Tourists are fainting inside the Vatican Museums. Literally, about 10 times each day, someone drops to the ground from heat and exhaustion. It’s crowded — with up to 40,000 daily visitors. It can be sweltering — with temperatures soaring to over 100 degrees Fahrenheit. And everyone is squeezed through the pope’s sumptuous halls in one vast, slow-moving mosh pit of humanity…like hot toothpaste slowly moving through a tube. While home to some of the greatest art of human civilization — including Michelangelo’s Sistine Chapel ceiling — the Vatican Museums are also, for anyone claustrophobic or simply pooped, one of travel’s most unpleasant experiences.
On my recent visit to Rome, I talked to several Romans who, on a daily basis, interact with visitors (and specifically Rick Steves guidebook readers and tour members): hotel owners, local tour guides, restauranteurs, and so on. When I asked what was new, every single one of them mentioned the crushing crowds at a handful of world-famous sights — the Vatican Museums and the Colosseum topping the list. Every day, they see travelers exhausted, frustrated, frazzled, and demoralized after trying to see these great sights. Those poor visitors retreat home with their tails between their legs, feeling bruised and disillusioned and not liking Rome.
And in my informal straw poll, about half of these Roman experts propose (and strongly endorse) an unconventional solution — one that’s as revolutionary as it is infuriating to purists. Hear us out, now.
Skip the Sistine Chapel. Skip the Colosseum. Instead, experience a less famous, less trampled corner of Rome. Because that way, you will truly experience Rome — not just tick off an item on your bucket list.
What Is Your Purpose?
The Romans I talked to are sad. They’re sad that their grand city is getting a bum rap because visitors are forcing themselves, as if on a forced march, through the same three or four sights on a short visit — leaving themselves with not nearly enough time, money, or patience to experience all the rest of what Rome is about.
If you have dreamed your whole life of seeing the Sistine Chapel, then by all means, go to the Sistine Chapel. (Just be sure to use a good guidebook to do it smartly: Reserve ahead, ideally first thing in the morning or — even better — during their new Friday night opening hours.) But before you assume that you simply “have to” go there, ask yourself: Are you sure? And also: Why?
To put it another way: Why are you coming to Rome? Is it just to see the great sights, period? Or is it to have a transformative encounter with the art and history of the Eternal City? Are you determined to see the Sistine Chapel only because it’s famous — or is it to have a personal encounter with an artistic masterpiece?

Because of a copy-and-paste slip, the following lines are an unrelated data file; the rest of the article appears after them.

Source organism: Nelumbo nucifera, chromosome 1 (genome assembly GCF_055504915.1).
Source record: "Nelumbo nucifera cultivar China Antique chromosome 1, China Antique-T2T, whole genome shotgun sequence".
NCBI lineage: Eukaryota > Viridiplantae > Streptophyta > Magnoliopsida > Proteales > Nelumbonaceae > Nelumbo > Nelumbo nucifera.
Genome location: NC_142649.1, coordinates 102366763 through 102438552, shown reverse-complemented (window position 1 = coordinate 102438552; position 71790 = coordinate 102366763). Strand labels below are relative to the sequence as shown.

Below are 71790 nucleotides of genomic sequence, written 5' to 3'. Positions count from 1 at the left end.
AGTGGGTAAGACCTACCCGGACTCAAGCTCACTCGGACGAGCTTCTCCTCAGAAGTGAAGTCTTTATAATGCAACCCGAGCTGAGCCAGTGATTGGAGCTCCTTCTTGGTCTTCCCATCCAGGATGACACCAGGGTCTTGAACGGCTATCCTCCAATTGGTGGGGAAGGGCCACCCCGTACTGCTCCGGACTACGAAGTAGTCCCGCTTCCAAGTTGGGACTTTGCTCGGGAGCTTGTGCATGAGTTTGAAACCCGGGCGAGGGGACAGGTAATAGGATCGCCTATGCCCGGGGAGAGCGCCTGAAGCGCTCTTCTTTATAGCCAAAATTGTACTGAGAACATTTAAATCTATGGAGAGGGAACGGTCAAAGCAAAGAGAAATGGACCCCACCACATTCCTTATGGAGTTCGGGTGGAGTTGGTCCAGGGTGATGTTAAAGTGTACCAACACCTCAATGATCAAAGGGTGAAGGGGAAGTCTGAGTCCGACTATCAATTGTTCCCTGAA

If it’s the latter, I have some good news: Rome has more great art than perhaps any place on earth. They have a ridiculous bounty of world-class art. They possess such an embarrassment of cultural richness, it’s bursting out of their attics and basements.
If you could stand under the Sistine Chapel ceiling in a moment of tranquility and centered awareness, and take the time to simply be still and take it all in — to let Michelangelo speak to you — then yes, that would be a lifetime experience worth any amount of toil and tribulation. But that is, most likely, not what’s going to happen when you get to the Sistine Chapel.
First, you’ll already have had your patience stretched to its limits, after traversing a half-mile of congested hallways. You’ll be sweaty and flushed. And you’ll have been bumped and jostled and rubbed against by a thousand different art lovers, from every corner of the globe.
Then, once you finally reach that majestic space, as you crane your neck to make out the details, you’ll hear not the voice of God (or even the voice of Michelangelo), but the voice of an impatient security guard shouting “Si-len-zi-o!” again and again.
Within a few minutes, you’ll feel the need to leave…no, to escape. And so, having squinted at some great art — briefly — you’ll squirt out the exit door and finally take a deep breath. At long last, your vacation-turned-ordeal is over. When you get home and people ask what you thought of Michelangelo, you’ll say, “Michael who? Was he the guy who kept jabbing me with his selfie stick?”
Try Something Different
Instead of the Vatican Museums, go to the Borghese Gallery — a beautiful, concise art gallery that fills a grand old villa tucked in a verdant park, with exquisite works by many of the great artists you’ll see at the Vatican: Raphael, Titian, Caravaggio, Bernini, Canova, and much more. If you’ve seen Michelangelo’s David in Florence, head to the Borghese and stand toe-to-toe with Bernini’s David — carved about a century later — and contemplate the differences…without some stranger’s elbow in your ribs.